By Mayank Kumar / Sunday Guardian Live

NEW DELHI: The Rashtriya Swayamsevak Sangh (RSS), one of the world’s most discussed social organisations, is looking to achieve major targets by 2025 which will mark 100 years of its foundation. The organisation, which forms the backbone of the ruling Bharatiya Janata Party, wants to have one lakh shakhas (branches) by 2025 and will also bring out a book on Hinduism and nationalism which will in a way highlight the organisation’s comprehensive understanding of the much debated issue of contemporary India. It is interesting to note that the Sangh’s bête noire and former Indian National Congress (INC) president Rahul Gandhi had time and again in the recent past raised a debate on Hinduism versus Hindutva.

The organization, which was formed in 1925 in Nagpur by Keshav Baliram Hedgewar, has seen exponential growth in the last 10-12 years as people’s zeal to know and participate in the organisation has grown rapidly. Since 2010, the Sangh has added more than 22,000 shakhas (branches), which means a growth of almost 65%. As of now nearly 60,000 shakhas of the RSS are actively running in the country, of which 55% are run by college- and school-going students. To cater to the needs of different sections of the population, the organisation has brought in flexibility in recent times like Ratri Milan for students and Saptahik Milan (meet) for working professionals who have tight schedules. In this context, Manmohan Vaidya, joint general secretary of the organisation, had said, “We have seen particular interest shown by youths aged between 18 to 30 who want to join the RSS but are not aware of the procedure. From 2017 to 2022, every year 1.25 lakh youths have filled in details on our website.”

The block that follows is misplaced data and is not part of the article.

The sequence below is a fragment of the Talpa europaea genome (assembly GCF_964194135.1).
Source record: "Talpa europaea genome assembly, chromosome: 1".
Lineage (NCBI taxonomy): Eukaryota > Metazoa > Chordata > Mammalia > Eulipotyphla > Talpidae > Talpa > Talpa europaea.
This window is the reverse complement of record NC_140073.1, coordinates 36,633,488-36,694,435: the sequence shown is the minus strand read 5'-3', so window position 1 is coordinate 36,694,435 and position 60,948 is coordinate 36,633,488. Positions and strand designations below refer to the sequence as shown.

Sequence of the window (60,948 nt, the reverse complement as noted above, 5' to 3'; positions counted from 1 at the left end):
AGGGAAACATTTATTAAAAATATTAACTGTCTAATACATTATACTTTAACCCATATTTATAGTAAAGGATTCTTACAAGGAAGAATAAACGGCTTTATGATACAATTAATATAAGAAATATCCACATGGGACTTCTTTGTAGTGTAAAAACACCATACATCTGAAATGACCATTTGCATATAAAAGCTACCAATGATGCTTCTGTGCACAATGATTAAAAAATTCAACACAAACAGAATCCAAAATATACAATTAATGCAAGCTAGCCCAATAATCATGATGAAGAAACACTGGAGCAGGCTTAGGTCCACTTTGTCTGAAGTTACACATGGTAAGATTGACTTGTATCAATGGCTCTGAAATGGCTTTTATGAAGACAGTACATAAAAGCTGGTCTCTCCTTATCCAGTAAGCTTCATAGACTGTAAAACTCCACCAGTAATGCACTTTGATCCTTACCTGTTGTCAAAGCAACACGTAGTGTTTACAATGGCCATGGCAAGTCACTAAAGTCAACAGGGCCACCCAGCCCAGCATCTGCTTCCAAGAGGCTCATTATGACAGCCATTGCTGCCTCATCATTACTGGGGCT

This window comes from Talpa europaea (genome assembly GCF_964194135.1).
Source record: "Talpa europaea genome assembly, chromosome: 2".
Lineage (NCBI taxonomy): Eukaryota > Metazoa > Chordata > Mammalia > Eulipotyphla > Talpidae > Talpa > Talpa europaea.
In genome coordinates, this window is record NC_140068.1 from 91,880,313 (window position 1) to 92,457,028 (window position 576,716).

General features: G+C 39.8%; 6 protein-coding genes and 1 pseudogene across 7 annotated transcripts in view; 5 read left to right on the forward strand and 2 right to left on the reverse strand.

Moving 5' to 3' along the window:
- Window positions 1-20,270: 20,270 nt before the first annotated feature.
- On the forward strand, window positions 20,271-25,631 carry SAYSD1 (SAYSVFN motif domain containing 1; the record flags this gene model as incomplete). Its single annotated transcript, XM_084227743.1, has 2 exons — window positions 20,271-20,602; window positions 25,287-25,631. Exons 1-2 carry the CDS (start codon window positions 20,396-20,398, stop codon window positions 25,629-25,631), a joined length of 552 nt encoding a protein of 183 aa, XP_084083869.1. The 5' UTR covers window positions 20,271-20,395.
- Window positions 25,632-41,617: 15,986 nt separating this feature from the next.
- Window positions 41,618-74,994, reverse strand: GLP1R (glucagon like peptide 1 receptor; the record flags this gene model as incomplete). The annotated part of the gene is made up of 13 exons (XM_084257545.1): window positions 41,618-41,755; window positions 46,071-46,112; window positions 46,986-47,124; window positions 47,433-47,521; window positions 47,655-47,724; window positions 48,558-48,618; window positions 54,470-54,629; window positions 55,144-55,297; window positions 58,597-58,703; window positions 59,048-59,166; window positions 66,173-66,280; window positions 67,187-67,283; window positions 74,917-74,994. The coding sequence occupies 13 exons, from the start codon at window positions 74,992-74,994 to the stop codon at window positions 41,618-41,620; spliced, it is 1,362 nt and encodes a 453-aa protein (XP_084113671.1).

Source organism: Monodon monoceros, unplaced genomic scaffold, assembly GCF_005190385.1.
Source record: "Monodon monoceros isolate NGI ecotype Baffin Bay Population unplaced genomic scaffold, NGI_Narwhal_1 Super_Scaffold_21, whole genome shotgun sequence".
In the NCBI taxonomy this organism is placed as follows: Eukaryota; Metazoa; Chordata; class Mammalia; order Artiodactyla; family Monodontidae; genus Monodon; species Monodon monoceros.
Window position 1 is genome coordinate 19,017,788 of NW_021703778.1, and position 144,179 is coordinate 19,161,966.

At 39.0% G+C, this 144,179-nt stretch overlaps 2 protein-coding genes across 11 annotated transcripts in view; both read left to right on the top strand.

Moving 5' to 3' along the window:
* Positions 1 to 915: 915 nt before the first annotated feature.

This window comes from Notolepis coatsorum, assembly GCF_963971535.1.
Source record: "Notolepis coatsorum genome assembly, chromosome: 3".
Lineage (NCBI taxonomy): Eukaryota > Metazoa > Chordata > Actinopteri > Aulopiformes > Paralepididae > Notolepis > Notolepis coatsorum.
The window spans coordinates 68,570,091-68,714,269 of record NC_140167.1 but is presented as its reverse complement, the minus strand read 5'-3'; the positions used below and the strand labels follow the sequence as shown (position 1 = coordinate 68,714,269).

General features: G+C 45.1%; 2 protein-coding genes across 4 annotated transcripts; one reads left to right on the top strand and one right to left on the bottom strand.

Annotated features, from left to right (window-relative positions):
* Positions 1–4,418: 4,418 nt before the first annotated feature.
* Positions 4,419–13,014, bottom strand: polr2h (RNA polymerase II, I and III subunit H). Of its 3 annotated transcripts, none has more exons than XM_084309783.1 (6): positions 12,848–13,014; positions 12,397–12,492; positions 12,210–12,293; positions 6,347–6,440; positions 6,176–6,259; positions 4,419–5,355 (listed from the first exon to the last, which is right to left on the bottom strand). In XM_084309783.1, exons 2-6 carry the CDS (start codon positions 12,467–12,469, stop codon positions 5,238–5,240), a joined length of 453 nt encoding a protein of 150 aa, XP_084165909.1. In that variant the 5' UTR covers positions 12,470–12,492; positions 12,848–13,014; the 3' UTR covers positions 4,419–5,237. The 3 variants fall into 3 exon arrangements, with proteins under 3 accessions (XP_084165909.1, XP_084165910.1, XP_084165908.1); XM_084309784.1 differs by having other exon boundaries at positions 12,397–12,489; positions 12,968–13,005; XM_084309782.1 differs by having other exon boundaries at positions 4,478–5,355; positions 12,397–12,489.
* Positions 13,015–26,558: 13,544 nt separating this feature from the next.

The grand plan to achieve one lakh shakhas (branches) by 2025 was also discussed in detail in this year’s Akhil Bharatiya Pratinidhi Sabha, the all-India meet of the RSS which was attended by 1,284 representatives in Ahmedabad. Office bearers from different offshoots or sister organisations including Bharatiya Mazdoor Sangh (BMS), Vishwa Hindu Parishad (VHP), Akhil Bharatiya Vidhyarthi Parishad (ABVP) were also in attendance. The BJP was represented by General Secretary (organisation) B.L. Santosh. During the lockdowns the physical activities of the RSS had slowed down a bit, but now the organisation has resumed almost 99% of its work.

Many critics of the organisation argue that this rapid growth has everything to do with its political affiliate the BJP coming to power, but office bearers and many independent analysts don’t buy that argument. “Between 2010 and 2014, the BJP was not in power, but on an average, we were able to open 1,600-2,000 new shakhas each year. It is unfair to say that as BJP is in power, the Sangh Parivar is growing, the Sangh has been active since 1925 in the most hostile environment,” said a senior RSS leader based in New Delhi. Analysts point out that the debate on Hindu nationalism and terror initiated by then Congress government in 2009 onwards, helped the organisation gain more visibility and acceptance.

Talking to The Sunday Guardian, Sumit Kumar, a social scientist who had written on the Sangh, said, “In the last 10 years, the organisation has grown rapidly. Critics are right to an extent that a favorable government is helping the RSS to reach remote areas and giving a conducive environment. But we must also give credit to the organisation that even before the BJP’s coming to power, it had deep roots across the country with more than 35,000 shakhas.”

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